Infringing materials-A A +A
Monday, February 18, 2013
I'VE been boning up on my foreign languages by reading literature written in French and Spanish that include Harlequin paperbacks and of course the more serious novels of Gabriel García Márquez and Isabel Allende in original Spanish bought from the secondhand bookstore Booksale.
Unfortunately, this motley collection of foreign language books might land me in the hoosegow for violating the newly amended Intellectual Property Code of the Philippines (RA 8293). In fact, the only thing stopping me from suffering my day in court is the presidential signature, warned investigative journalist Raissa Robles.
In the course of buying these books in Booksale, my fellow "criminals" will include university and college professors, lawyers and judges, not to mention students who buy these books for the sheer pleasure of reading, be they modern poetry, bestsellers to how-to books and celebrity magazines.
My personal home library is at risk of being raided and my second books labeled as contraband. Technology law expert Atty. JJ Disini said that the newly amended Intellectual Property Code of the Philippines (RA 8293) allows warrantless searches of business establishments and offices for violations of IP rights.
Disini pointed out that, in other countries, the so-called "first-sale doctrine" basically allows original buyers to do whatever they want with the copyrighted material.
"For example, if you buy a book, you can do whatever you want with it. You can even sell it," argues Disini. "As a result, there is a thriving secondhand book market abroad. Those books may then be imported into the country."
But Disini says that the amended law may prevent importation of otherwise authentic books, because the law is vague on what materials may be considered to be infringing on intellectual property rights. In fact, under the revised RA 8293, the mere possession of a "temporary copy" of copyrighted material already makes one criminally liable.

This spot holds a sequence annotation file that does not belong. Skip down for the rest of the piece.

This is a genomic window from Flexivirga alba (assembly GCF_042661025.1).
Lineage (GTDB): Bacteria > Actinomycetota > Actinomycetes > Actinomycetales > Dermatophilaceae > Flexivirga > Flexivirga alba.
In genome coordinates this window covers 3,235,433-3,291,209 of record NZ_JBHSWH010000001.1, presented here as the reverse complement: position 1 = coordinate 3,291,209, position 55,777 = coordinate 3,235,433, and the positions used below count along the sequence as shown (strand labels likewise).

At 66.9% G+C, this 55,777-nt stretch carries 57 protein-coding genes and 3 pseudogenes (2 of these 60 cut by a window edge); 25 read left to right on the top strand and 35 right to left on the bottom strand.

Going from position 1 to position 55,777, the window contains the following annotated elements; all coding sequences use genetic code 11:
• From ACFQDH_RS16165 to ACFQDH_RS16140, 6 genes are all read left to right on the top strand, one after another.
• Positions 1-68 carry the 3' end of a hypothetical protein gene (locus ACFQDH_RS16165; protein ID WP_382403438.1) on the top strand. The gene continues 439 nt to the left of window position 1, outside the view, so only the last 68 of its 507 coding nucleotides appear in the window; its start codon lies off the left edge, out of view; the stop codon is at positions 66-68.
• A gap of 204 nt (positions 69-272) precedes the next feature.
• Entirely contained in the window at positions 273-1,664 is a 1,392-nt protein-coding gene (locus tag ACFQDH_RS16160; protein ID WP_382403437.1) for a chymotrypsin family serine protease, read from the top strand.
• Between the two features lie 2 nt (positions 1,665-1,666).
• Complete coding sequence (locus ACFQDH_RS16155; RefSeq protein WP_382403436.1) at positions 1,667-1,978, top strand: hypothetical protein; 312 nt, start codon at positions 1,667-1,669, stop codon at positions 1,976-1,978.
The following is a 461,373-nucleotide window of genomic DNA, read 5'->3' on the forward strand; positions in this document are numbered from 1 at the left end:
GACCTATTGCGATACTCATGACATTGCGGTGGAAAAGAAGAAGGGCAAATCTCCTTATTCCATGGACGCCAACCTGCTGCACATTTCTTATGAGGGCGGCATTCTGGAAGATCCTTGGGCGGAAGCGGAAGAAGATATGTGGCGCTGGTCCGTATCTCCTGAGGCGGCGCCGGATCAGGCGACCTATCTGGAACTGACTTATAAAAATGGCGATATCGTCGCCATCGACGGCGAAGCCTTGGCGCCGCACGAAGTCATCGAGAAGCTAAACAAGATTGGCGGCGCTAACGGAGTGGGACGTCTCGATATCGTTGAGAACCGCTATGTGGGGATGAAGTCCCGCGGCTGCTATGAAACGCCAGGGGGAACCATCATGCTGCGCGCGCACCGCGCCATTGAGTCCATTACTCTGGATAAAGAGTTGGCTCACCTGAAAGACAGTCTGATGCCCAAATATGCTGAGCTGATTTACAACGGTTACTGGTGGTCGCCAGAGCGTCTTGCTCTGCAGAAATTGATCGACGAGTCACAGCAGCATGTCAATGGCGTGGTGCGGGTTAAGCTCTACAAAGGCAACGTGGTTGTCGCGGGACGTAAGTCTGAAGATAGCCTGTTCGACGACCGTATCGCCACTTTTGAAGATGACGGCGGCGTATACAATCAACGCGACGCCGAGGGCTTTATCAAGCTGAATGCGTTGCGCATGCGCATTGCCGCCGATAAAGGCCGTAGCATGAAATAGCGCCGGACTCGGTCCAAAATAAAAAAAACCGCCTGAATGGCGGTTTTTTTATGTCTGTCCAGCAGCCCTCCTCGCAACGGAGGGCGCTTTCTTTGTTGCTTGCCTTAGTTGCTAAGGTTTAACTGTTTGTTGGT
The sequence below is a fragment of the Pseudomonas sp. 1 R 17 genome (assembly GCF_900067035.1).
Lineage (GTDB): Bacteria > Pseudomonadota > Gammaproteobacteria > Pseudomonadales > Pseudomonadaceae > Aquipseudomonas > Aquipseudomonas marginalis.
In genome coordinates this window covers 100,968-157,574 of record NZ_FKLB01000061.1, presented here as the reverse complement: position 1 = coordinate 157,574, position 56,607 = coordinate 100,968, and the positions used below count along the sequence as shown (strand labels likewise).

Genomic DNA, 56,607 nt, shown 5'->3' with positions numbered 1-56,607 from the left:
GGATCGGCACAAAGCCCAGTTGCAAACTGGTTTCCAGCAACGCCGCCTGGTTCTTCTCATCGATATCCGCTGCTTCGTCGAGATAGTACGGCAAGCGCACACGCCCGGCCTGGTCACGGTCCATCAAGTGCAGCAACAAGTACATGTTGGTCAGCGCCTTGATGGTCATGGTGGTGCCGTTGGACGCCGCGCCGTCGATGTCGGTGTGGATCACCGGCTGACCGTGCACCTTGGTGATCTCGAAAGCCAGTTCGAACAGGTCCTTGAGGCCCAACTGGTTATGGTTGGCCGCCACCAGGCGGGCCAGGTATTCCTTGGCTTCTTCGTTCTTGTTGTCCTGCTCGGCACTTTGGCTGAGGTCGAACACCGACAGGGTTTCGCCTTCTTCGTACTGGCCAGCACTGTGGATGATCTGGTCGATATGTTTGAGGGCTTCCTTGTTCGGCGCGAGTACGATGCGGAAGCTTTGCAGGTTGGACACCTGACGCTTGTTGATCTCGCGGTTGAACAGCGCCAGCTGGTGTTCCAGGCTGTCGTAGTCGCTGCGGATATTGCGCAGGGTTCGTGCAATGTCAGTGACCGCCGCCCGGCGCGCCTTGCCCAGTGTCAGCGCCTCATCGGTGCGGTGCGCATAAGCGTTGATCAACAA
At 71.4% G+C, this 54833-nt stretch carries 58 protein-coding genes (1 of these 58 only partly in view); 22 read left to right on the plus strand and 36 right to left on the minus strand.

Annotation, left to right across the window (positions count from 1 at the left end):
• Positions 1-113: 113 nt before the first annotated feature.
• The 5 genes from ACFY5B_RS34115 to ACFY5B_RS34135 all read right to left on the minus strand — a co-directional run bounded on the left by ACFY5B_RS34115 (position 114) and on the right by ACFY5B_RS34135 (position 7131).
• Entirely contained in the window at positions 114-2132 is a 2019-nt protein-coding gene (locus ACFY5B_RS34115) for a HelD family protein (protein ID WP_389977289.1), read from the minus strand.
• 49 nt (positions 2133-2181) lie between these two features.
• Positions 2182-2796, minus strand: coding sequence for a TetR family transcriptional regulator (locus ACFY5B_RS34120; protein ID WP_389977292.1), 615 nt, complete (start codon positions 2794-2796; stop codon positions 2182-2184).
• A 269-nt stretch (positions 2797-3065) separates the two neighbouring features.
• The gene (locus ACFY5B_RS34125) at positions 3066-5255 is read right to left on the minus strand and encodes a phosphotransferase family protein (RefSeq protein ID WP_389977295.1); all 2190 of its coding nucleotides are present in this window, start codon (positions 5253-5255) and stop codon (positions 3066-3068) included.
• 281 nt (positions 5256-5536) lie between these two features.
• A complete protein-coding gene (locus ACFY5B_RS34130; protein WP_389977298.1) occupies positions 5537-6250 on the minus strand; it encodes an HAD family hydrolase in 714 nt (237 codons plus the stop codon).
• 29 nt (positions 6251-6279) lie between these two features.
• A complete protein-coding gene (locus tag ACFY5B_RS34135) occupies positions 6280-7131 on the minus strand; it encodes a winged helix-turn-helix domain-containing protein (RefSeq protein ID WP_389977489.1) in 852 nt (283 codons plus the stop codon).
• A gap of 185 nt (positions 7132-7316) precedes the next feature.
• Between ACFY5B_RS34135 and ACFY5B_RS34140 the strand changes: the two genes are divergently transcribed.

Ouch moments for our students who are writing their thesis or term papers. The amendments seek to expand the meaning of infringement to include the making of temporary copies.
"The problem is, what is meant by 'infringing materials'? For a lot of intellectual property owners, it can mean that you're already infringing their rights merely by their not allowing you to possess their materials," he explained.
At a time when jejemon rules to subvert the English language of our youth, the revised RA 8293 is beginning to look like a ban on reading literature. Or worse, the 21st century version of the Nazis' book burning.
Disini said that this can impact not just the personal ownership of copyrighted materials, but also even the wholesale importation of the same -particularly under Section 190 on the "Importation and Exportation of Infringing Materials" in the revised law.
"What's going to happen now is that copyright owners can simply go to the Bureau of Customs and say that copyrighted items can't be imported except by certain identified persons," he said. Disini warned that this could give companies the ability to control market prices by leveraging the law to prevent the importation of copyrighted materials -even if these happen to be legal copies.
Disini also warned that an amendment to Section 7 of RA 8293 would allow warrantless inspections of establishments (read: Booksale), an act which, he says, is clearly unconstitutional. The constitution prevents government agents from entering private spaces such as offices and homes without a warrant issued by a judge.
Reading is now an act of subversion. "The first duty of a revolutionary is to get away with it," said American political activist Abbie Hoffman in his Steal This Book. So be it!
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Published in the Sun.Star Bacolod newspaper on February 18, 2013.